“If only there were evil people somewhere insidiously committing evil deeds, and it were necessary only to separate them from the rest of us and destroy them. But the line dividing good and evil cuts through the heart of every human being. And who is willing to destroy a piece of his own heart?” – Aleksandr Solzhenitsyn, The Gulag Archipelago.
Perhaps no other question in theology is more troubling than the problem of evil. The question may be formulated in one of two ways, depending on one’s belief system. In the first way, “If God exists, why is there suffering?”. In the second way, “If God is all good and all-knowing, why is there so much suffering in the world?”.
In this exposition, I hope to provide an overview of theodicy. I will define the two kinds of evil and ask whether evil exists. Finally, I will review how the Bible and Catholicism understand sin and evil.
What is theodicy?
The word comes from the Greek, “theos” meaning God, and “dikē” translated as justice.
Frequently, theodicy refers to the apparent contradiction between the existence of an all-good God and a world beset by evil. However, within theology, theodicy is an effort to defend or justify the existence of a good God in the presence of an evil world. In this sense, it is an apologia or defense of God in the face of a fallen world.
Evil does not exist
What does it mean for someone or something to be evil? Following Catholic philosophy, evil is a privation of the good that ought to be. As an example, illness is a lack of health, envy a lack of gratitude. Understood this way, evil does not exist as a subsistent being or entity. (See Thomas Aquinas’ Summa Theologica, First Part, Question Forty-nine).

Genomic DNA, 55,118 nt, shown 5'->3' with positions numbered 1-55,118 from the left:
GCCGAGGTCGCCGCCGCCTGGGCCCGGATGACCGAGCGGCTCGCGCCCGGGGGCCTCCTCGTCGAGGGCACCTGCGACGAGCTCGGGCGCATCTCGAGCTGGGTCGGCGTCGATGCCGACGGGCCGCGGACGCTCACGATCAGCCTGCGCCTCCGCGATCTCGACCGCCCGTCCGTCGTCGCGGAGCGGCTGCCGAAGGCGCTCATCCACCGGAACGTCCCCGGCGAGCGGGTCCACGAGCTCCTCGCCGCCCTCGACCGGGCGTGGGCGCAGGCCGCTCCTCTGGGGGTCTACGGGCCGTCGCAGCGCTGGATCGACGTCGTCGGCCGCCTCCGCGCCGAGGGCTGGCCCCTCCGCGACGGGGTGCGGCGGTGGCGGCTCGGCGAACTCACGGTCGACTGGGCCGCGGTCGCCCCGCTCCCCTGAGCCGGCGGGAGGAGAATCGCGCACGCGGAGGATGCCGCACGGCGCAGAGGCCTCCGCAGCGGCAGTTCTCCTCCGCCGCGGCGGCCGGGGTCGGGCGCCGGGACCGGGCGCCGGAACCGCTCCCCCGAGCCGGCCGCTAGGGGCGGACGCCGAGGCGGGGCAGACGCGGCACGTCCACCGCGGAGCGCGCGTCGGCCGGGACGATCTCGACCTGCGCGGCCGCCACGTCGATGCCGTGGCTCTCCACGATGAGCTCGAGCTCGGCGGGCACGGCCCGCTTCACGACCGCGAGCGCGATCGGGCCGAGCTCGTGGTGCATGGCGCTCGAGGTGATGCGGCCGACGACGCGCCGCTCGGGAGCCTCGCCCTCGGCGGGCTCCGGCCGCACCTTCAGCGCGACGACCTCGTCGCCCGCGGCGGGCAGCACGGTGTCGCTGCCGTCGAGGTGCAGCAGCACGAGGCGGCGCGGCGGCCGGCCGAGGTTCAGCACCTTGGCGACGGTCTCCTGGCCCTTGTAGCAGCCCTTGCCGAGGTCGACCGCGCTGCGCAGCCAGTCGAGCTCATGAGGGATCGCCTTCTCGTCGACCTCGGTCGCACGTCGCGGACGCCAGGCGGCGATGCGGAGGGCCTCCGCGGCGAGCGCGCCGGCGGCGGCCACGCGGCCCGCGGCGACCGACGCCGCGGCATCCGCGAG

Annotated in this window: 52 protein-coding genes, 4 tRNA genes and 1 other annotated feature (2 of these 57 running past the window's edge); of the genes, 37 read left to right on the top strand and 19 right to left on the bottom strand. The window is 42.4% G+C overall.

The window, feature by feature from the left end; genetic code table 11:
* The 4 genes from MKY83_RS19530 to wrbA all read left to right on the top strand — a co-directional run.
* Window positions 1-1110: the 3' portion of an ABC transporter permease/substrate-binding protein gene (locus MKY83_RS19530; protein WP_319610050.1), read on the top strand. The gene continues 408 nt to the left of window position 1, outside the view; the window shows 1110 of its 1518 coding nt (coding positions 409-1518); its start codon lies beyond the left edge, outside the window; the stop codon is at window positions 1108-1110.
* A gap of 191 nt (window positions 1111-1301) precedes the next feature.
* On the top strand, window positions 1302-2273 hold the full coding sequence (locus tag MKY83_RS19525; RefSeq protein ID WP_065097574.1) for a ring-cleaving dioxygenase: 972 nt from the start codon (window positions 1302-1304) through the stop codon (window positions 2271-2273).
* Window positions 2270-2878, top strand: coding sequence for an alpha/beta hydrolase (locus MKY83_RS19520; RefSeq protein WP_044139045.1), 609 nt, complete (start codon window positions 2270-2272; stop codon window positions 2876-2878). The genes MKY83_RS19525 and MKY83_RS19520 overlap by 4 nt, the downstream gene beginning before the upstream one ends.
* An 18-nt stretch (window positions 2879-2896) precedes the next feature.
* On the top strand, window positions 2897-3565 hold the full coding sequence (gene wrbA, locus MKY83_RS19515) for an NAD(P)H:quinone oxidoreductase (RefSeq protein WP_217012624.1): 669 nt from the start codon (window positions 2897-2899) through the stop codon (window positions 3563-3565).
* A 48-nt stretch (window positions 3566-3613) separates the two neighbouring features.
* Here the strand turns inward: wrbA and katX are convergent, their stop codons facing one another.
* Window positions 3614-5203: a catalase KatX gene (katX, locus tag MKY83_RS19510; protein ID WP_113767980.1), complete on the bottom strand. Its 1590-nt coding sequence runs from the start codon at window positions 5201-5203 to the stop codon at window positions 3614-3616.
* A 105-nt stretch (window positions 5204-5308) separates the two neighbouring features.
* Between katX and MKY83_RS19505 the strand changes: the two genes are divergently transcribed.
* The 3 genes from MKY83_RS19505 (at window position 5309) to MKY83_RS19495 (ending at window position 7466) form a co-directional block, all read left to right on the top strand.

Having defined evil as a privation of good, we can categorize evil into two categories. The first being moral evil and the second being natural or physical evil.
Moral evil is much better known as sin. Sin is “An offense against reason, truth, and right conscience; it is a failure in genuine love for God and neighbor caused by a perverse attachment to certain goods. It wounds the nature of man and injures human solidarity.” More succinctly, sin is “an utterance, a deed, or a desire contrary to the eternal law.” (Catholic Church. Catechism of the Catholic Church, Article 8, Section 1849).
Since the eternal law is the mind of God (Thomas Aquinas’ Summa Theologica, First part of the second part, Question 93), sin is an act against the will of God.
The capacity to sin is born of man’s free will. To be in the image of God (Genesis 1:27) is, among other things, to possess free will. Free will, in turn, is, “The power, rooted in reason and will, to act or not to act, to do this or that, and so to perform deliberate actions on one’s own responsibility.” (Catholic Church. Catechism of the Catholic Church, Section 1, Chapter 1, Article 3).
Since free will gives man the capacity to act independently, man is capable of violating the will of God. Indeed, this is what occurs in the Garden of Eden; an act against the will of God is what gave rise to original sin.
The belief that free will leads to the capacity for sin begs the question, why would God create beings that could act against Him? The answer seems to be that to be made in the image of God (as all creatures are to varying degrees) is to possess the capacity for free will. Put another way; God values freedom even if that freedom means we act against Him.